Anderson Broxson prepares to block Metshelly Thibaud. Photo by Sean Flannelly

Burgeoning CCHS rugby team grows into a sport unique in more ways than one

By Sean Flannelly — Correspondent

It’s a familiar image: At the end of any varsity sports game, the winning team cheers, celebrates, and poses for photos, while the losing team, heads hung low, quickly scuttles home or into the locker room. 

But not after a rugby match. 

Instead, the two teams share a meal — usually a much-needed post-game pizza — and talk about their showdown. 

“It’s really gratifying [to] play your hardest and then enjoy the spirit of the game with the opposition team,” said David Manion, head coach of the Concord-Carlisle High School rugby team. 

Agreed team Captain Kaden Johnson, a senior, “That’s just so different compared to every other sport I’ve done — everybody is just buddy-buddy after the game… We just converse and eat pizza together and have fun. It’s very different, but I love it.”

The amicable tradition is a carryover from rugby clubs around the world. 

Manion, who grew up playing rugby in Australia and played for the Boston Irish Wolfhounds locally, wants to share the culture and spirit of the game with his players, many of whom had never played rugby — or even watched a game — before joining the team. 

“What we’re really trying to impart is the culture and that kids can enjoy it in a safe way,” Manion said. “It takes a special sort of athlete to want to play rugby.”

In its first varsity season, the rugby team was 0-3 as of early May, which Manion said is expected given the number of new, younger players. 

Head Coach David Manion imparts some detailed advice to a player. Photo by Sean Flannelly

Fun and full contact

Kaden and his sophomore brother Rhys joined the inaugural team last year despite knowing little about the sport. Now, in the team’s first season as a varsity sport, Kaden is the team captain and a standout athlete. He and his brother attended a rugby camp in the off season, and he even plans to join the Rutgers rugby club next fall. 

“I honestly like every bit of the sport,” Kaden said. “It’s just all fast-paced, and you go from one conflict to another; you’re all over the field.”

As a former soccer, track, and cross country athlete, Kaden had never played a full-contact sport. Now, he enjoys the “combat” of rugby, where players do not wear pads and instead practice tackling and “scrummaging” safely.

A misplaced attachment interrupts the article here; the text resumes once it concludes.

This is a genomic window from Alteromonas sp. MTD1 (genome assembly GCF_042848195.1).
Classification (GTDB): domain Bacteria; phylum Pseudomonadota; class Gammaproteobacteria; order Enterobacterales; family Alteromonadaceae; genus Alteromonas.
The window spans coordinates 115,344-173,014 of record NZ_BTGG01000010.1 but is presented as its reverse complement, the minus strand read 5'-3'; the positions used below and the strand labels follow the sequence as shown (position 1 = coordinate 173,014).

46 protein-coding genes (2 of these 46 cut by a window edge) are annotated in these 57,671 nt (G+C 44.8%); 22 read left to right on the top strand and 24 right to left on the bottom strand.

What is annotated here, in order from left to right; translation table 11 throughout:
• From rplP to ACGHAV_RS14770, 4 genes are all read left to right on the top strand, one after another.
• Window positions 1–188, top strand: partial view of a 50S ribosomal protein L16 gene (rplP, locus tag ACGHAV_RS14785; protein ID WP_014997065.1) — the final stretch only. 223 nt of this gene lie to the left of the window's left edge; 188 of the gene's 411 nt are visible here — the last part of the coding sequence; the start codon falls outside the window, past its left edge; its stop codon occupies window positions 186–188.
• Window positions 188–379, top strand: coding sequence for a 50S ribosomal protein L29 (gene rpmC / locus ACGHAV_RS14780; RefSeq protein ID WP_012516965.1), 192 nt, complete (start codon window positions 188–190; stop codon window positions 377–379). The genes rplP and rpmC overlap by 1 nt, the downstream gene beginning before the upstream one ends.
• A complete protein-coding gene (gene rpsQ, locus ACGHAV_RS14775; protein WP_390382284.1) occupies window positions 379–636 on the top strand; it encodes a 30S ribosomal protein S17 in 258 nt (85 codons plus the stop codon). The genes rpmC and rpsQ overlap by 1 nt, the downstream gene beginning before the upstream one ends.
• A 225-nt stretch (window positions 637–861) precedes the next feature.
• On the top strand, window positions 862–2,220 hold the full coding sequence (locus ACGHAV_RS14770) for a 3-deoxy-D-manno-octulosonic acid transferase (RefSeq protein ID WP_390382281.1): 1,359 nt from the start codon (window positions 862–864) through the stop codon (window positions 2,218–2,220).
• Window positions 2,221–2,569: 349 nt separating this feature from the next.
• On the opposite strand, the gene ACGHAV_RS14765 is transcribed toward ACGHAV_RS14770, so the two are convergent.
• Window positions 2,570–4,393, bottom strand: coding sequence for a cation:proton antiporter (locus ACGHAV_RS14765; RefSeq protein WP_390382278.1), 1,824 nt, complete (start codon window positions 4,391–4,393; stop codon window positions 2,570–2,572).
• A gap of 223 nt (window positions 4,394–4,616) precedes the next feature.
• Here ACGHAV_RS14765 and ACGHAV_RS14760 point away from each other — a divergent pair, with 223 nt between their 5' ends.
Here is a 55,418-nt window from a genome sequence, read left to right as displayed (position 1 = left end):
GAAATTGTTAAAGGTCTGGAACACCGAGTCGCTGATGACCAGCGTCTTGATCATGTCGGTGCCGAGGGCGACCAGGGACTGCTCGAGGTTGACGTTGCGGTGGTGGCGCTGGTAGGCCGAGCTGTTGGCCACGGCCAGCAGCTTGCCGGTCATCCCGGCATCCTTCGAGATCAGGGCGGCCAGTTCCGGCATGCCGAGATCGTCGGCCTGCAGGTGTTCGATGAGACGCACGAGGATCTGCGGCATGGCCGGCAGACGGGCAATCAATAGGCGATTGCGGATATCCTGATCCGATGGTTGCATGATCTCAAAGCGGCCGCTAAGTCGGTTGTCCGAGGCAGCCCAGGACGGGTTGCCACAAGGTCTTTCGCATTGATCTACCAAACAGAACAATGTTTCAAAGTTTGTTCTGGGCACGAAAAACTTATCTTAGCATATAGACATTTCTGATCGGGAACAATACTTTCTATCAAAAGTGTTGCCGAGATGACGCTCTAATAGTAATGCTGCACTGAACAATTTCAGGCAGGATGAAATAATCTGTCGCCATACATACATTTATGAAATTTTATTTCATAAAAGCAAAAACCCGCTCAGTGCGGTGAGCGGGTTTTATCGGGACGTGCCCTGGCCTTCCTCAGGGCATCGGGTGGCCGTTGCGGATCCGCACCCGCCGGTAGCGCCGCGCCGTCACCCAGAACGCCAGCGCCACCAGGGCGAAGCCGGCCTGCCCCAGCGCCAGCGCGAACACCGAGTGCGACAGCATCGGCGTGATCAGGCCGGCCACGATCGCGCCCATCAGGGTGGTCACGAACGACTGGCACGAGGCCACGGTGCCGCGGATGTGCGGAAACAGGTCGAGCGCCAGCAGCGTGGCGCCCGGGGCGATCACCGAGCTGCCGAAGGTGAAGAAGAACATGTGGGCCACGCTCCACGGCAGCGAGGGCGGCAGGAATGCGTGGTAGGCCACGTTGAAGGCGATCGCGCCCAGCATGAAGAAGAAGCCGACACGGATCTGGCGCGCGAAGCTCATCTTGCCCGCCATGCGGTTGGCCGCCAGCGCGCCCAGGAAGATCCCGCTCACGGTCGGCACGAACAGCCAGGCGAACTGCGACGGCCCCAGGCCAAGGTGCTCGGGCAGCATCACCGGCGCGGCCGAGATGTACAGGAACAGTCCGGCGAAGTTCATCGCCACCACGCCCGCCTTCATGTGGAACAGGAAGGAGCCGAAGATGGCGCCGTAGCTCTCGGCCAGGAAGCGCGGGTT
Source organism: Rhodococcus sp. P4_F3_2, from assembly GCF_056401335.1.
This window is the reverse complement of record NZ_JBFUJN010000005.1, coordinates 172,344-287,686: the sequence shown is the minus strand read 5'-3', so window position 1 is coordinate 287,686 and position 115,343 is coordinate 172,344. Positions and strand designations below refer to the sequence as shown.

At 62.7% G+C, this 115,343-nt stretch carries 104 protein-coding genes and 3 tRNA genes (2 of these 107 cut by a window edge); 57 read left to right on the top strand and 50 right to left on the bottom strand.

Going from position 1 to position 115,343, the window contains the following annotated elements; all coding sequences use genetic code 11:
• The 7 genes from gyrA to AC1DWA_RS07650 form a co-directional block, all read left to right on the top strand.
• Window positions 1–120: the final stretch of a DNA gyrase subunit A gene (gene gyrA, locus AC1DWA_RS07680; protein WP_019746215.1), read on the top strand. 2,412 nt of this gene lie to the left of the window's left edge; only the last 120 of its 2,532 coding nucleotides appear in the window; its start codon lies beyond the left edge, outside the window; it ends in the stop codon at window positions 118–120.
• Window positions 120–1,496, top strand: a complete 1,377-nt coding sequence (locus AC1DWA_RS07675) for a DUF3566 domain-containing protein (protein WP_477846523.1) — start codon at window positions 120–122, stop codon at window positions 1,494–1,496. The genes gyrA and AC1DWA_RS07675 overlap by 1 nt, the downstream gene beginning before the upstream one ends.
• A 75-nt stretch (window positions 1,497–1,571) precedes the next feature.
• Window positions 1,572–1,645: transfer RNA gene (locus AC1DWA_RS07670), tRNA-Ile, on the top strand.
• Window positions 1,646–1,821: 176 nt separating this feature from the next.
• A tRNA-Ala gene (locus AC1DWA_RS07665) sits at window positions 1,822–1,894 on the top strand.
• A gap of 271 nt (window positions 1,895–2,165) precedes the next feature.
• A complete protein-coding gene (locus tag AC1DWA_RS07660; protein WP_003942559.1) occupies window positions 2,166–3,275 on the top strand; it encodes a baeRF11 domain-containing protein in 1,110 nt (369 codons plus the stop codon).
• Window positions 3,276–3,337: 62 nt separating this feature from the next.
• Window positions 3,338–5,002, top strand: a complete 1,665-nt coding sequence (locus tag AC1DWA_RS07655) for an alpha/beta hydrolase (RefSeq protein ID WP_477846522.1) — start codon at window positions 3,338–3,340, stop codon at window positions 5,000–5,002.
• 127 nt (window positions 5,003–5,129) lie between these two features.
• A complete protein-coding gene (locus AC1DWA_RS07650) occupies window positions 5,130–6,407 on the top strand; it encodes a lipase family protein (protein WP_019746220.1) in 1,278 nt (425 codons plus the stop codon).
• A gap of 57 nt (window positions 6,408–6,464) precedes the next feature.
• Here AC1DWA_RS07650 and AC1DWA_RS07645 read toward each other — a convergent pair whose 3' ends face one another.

“You just use your body — it’s really unique the way you play the game,” Rhys said. 

Cooper Ubaldino and Matthew Belmont follow up on a tackle. Photo by Sean Flannelly

With fewer than 20 players, the rugby team also feels much more “tight-knit,” Kaden said, than the school’s cross country team with its more than 80 athletes.

“I like just the camaraderie,” he said. 

Both Kaden and Rhys said they were excited by the chance to be part of Concord-Carlisle High School’s first-ever rugby team. 

“People around school didn’t really know what it was, but I got the chance to explain it to them,” Rhys said. 

Assistant coach John Garofalo said the current players took a “gamble” joining a nascent team: “It can be risky for kids to take a chance on something new… but they have a great attitude, and they all support each other.”

Garofalo wants to see the program continue to grow from here. Ideally, he said Concord-Carlisle would have a full men’s and women’s team, each with about 40 players, enough for a first- and second-string lineup. 

“These are the legacy players, the first time it’s a varsity sport,” Garofalo said. “I hope they come back in 10 years, for the reunion, and watch more kids play.”

Kaden Johnson goes in for a tackle on the pad. Photo by Sean Flannelly

Building out the program

Manion attempted to create a Concord-Carlisle rugby program about eight years ago. The athletic department wasn’t interested at the time. Last year, he found a supporter in Athletic Director Aaron Joncas, who allowed the school to join 19 others in the state offering the sport. 

To further build out the program, Manion is looking into recruiting at the middle school level and potentially becoming a cooperative team, which means inviting students from other schools to participate. 

“Dave is an unsung hero for the amount of work he does in the background, the coordination, and the amount of time he puts into it,” Garofalo said. “The team’s pretty lucky to have him on board.”

For now, the primary goal is teaching the spirit of rugby to the current crop of players, who have nothing but great things to say about their new sport. 

“It’s for anyone,” said sophomore Tyler Colgan. “Most of these people here are new, you don’t have to know anything about the sport to play … it’s unlike any other sport.”

“We all have good friendships built; we have good teamwork on and off the field,” Rhys said. “It’s a really cool team.”

“I’m all in on rugby,” Kaden said.